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Avian Flu Confirmed in Turkish Birds


Health officials say they have found avian flu in fowl in Turkey. It's the virus's first confirmed appearance in a European country and a further indication that this disease is spreading around the world. Avian flu does not move easily from birds to humans, but it can occasionally spread to people who raise the animals. It's claimed 60 lives in Asia over the past two years. NPR's Richard Harris has the story.


Last week a flock of domestic birds in Turkey came down with symptoms of avian flu. The local authorities ended up killing more than 7,000 turkeys and chickens and creating a quarantine zone a few miles wide around the affected farms. Experts in England examined tissue samples from the sick birds. Marcos Kipriyanu, the European Union's health commissioner, announced the results of those tests at a news conference today.

Mr. MARCOS KIPRIYANU (Health Commissioner, European Union): We have received now confirmation that the virus found in Turkey is an avian flu, H5N1 high pathogenic virus.

HARRIS: The H5N1 virus spreads easily among birds and is often fatal, so this is a threat to the poultry industry, but it's also a concern for human health. Officials worry that this virus could eventually mutate so it can spread easily from person to person, and that could lead to a serious flu outbreak, a pandemic. Kipriyanu said officials are bracing for that possibility.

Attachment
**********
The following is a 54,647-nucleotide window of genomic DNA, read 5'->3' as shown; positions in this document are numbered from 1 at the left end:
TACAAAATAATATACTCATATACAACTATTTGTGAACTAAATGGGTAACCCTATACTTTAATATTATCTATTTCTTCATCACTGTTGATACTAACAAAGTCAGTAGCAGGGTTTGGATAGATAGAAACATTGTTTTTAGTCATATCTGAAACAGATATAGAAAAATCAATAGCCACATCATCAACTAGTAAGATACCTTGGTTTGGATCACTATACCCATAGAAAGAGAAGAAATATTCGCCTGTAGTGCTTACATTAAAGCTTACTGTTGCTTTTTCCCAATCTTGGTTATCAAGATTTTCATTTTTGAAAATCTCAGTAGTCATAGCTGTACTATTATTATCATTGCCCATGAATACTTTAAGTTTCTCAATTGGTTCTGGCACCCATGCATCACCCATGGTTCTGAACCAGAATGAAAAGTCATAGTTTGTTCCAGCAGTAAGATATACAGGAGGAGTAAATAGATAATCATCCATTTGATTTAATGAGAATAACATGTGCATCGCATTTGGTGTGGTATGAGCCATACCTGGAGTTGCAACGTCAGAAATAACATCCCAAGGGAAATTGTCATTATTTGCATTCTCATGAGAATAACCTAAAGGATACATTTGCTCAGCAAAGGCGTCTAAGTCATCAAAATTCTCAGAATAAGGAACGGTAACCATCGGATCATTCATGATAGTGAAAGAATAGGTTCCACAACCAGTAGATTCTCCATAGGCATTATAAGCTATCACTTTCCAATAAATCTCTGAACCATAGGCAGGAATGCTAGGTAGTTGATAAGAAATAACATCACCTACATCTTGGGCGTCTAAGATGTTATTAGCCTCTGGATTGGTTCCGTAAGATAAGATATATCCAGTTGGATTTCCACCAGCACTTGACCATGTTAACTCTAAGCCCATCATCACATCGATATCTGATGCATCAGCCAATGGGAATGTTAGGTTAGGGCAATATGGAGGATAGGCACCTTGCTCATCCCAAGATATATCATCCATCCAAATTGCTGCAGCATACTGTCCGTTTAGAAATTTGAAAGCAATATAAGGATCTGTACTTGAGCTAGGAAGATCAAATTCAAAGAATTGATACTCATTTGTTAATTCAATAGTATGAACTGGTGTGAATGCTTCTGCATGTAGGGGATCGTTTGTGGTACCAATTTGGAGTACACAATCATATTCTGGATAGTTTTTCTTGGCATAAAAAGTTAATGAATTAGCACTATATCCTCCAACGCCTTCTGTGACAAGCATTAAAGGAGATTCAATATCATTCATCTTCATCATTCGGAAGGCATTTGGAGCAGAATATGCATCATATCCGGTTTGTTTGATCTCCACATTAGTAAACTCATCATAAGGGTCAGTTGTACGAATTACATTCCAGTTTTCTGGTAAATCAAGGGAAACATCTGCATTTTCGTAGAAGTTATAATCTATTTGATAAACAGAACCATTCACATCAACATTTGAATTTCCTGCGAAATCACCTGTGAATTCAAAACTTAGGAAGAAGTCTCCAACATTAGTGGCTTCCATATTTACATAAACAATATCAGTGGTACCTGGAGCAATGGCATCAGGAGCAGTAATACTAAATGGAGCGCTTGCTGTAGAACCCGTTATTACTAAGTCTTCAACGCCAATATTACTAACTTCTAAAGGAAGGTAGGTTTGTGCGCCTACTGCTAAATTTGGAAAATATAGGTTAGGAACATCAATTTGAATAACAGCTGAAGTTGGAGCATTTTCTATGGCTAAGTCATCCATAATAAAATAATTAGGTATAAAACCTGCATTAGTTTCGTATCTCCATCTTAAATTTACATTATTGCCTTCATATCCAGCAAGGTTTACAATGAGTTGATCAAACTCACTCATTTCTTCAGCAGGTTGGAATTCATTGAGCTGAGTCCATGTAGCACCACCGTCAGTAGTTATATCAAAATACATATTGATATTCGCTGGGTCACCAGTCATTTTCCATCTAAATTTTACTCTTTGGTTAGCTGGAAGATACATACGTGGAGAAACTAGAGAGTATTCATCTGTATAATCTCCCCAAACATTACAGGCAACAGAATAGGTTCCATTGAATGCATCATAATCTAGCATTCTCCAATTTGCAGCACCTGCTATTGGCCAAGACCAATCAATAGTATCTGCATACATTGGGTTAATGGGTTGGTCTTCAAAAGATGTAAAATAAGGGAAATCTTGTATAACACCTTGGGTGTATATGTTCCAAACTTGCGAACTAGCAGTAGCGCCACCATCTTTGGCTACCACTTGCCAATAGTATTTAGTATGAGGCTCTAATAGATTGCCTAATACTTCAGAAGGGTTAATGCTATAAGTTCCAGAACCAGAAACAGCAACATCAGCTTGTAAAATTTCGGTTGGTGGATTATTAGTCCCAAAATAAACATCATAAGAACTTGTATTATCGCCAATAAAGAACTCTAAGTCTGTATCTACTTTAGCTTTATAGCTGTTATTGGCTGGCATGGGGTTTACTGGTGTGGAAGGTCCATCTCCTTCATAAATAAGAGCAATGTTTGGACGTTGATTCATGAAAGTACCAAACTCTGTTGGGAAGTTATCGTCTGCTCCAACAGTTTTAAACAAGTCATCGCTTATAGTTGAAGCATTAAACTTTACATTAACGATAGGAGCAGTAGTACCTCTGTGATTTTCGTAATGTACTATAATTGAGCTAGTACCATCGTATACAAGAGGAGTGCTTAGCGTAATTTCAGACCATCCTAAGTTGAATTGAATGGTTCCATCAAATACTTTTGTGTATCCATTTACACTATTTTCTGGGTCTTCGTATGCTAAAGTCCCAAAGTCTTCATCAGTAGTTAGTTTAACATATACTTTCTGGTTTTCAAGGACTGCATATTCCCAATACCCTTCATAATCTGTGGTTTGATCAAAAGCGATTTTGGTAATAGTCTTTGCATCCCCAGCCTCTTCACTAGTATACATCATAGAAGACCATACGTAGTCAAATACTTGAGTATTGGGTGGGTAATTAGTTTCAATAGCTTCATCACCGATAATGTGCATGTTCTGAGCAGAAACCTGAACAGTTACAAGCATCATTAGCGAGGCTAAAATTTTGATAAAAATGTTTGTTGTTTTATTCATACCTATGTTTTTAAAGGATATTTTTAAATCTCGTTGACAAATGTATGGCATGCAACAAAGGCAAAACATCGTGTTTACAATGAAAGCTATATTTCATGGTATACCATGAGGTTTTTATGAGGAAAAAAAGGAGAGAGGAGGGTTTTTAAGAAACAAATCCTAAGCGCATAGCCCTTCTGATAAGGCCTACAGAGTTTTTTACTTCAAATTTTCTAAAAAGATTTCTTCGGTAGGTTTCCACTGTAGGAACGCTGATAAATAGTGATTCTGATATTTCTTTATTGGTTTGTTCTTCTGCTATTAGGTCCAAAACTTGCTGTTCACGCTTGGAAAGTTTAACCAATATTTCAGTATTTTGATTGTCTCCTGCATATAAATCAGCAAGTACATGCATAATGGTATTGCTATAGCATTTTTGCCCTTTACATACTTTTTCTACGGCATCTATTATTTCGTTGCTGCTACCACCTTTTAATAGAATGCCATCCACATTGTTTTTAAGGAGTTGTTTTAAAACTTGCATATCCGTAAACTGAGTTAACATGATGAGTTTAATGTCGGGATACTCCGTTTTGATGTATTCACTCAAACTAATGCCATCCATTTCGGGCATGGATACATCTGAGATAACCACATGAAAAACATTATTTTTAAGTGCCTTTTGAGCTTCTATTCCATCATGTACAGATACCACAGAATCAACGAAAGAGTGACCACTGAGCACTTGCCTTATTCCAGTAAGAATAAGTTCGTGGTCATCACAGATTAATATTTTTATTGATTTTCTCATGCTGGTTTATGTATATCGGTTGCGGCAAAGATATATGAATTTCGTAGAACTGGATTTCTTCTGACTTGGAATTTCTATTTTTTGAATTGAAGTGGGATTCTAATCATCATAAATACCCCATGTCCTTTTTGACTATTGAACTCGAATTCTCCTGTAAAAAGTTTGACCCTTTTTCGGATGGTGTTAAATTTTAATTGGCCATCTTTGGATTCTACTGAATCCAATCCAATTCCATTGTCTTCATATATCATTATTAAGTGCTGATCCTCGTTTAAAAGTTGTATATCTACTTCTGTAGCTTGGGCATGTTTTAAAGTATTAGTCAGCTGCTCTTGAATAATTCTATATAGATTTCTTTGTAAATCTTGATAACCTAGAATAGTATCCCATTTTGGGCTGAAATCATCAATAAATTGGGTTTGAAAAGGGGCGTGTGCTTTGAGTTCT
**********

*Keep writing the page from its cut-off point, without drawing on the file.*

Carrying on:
Mr. KIPRIYANU: We are preparing in a generic way in the European Union so--for a possible influenza pandemic because it could come from mutation of the avian flu virus, but it could also come from the mutation of any other influenza virus. So we need to have a generic plan for preparedness and these plans now are in place and will be tested soon in a command post exercise, a military type exercise.

HARRIS: He recommended that Europeans get vaccinated against the routine flu. There is no vaccine available for the bird flu, but European nations are also stockpiling anti-viral drugs that can treat H5N1 influenza in people.

The latest outbreak of the strain of bird flu started in Korea in 2003. It has gradually spread through Asia and was found earlier this year in Mongolia and Russia. Health officials say it can be picked up and spread by wild migratory waterfowl, so it's no surprise that it's gradually been spreading west. Health officials in Romania say they have identified bird flu there as well, but it has not yet been proven to be the H5N1 strain. As a precaution, the European Union has banned imports of poultry from Romania as well as from Turkey. Richard Harris, NPR News. Transcript provided by NPR, Copyright NPR.

Richard Harris
Award-winning journalist Richard Harris has reported on a wide range of topics in science, medicine and the environment since he joined NPR in 1986. In early 2014, his focus shifted from an emphasis on climate change and the environment to biomedical research.